Author Topic: Portland, Fryeburg and Western?  (Read 4763 times)

Ed Lecuyer

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Portland, Fryeburg and Western?
« on: January 22, 2009, 03:38:32 AM »
MODERATORS NOTE:
Portland, Fryeburg and Western? has been converted from the pre-July 2008 WW&F Discussion Forum.
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Steve Smith wrote:
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Interesting item in today's Portland paper.
http://pressherald.mainetoday.com/story.php?id=200572&ac=PHnws
Hold onto your B & S R stock boys, train travel from Washington DC to Bridgeton may rise again!
Oily

elecuyer replied:
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[Moderator's Note]
I fixed the URL in Steve's post to point to the first page of the article.
-Ed Lecuyer

Mike Fox replied:
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Too bad the section they just bought has no rails on it. Then owner Guilford scrapped it 3 or so years ago. But it makes it easier to rebuild.
Mike

petecosmob replied:
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Too bad the section they just bought has no rails on it. Then owner Guilford scrapped it 3 or so years ago. But it makes it easier to rebuild.
Mike
True enough,...
just the idea that PAR/Big G, (whatever,) finally let GO of it is pretty amazing!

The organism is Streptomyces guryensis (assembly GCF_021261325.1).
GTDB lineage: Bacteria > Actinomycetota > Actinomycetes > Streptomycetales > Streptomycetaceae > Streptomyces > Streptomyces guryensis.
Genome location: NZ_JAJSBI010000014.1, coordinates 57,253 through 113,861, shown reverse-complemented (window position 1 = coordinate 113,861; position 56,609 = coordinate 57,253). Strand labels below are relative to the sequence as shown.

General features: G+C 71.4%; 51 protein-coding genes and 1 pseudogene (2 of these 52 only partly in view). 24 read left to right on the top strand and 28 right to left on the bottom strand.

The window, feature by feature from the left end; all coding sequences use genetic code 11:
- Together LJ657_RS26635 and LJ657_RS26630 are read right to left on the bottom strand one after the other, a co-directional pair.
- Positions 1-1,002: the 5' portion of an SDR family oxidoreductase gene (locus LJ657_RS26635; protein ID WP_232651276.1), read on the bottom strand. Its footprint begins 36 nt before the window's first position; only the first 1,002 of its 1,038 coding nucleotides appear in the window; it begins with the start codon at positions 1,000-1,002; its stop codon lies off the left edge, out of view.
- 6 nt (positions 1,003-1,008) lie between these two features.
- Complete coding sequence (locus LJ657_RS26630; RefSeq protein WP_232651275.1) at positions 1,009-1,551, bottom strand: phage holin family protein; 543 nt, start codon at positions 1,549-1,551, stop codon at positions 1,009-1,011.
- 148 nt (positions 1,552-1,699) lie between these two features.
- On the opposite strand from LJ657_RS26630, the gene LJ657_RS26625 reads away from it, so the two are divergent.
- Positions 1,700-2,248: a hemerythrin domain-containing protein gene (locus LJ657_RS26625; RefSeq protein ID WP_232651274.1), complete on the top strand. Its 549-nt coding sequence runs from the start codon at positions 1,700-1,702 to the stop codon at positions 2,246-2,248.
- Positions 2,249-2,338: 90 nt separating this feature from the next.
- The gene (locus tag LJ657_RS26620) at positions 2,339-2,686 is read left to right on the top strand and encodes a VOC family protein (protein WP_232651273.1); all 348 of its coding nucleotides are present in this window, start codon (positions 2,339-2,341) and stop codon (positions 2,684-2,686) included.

Wow,... Mt Div restoraton, Calais branch, who knows what's next?

James Patten replied:
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I'm suspicious that Guilford/PAR are up to their old tricks, somehow, such as retaining some right to operate trains if certain criteria are met, or retaining ownership of a 10-foot section of ROW in the middle of what the State bought and not allowing any trains on it.

Stephen Hussar replied:
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...retaining ownership of a 10-foot section of ROW in the middle of what the State bought and not allowing any trains on it.
They did something similar in Hampton, NH...they kept a 1500' stretch, rendering the state's purchase of miles of ROW, useless. Millions, of yours and my tax dollars.
In my opinion, when it comes to land ownership of a rail corridor, that practice should be illegal. At the very least, the various states involved in these transactions should make Guilford/Pan Am keep paying taxes on the entire piece...because after all, by holding on to a short section they still maintain control of what happens to the entire line, and are the only ones benefitting from the deal!

Wayne Laepple replied:
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It's not only Guilford/Pan Am who does this. I've worked for several shortlines in the old Conrail territory, and in most cases, Conrail kept for itself some segment between the switch off the main line and the shortline's ownership. Often this was done to keep the shortline from establishing direct interchange with a carrier other than Conrail which was exercising trackage rights. Other times, it was to serve a customer or two near the junction point.
But there were occasions when it was just plain stubbornness.  On one line, we were stymied from getting into a yard to set out. Instead, we had to run around our cars about 2 miles from the junction and shove them down. Sometimes, when we got there, we found the Conrail yard job had already set out our cars, and we had to drag everything back to the runaround. Talk about aggravation!
Ed Lecuyer
Moderator, WW&F Forum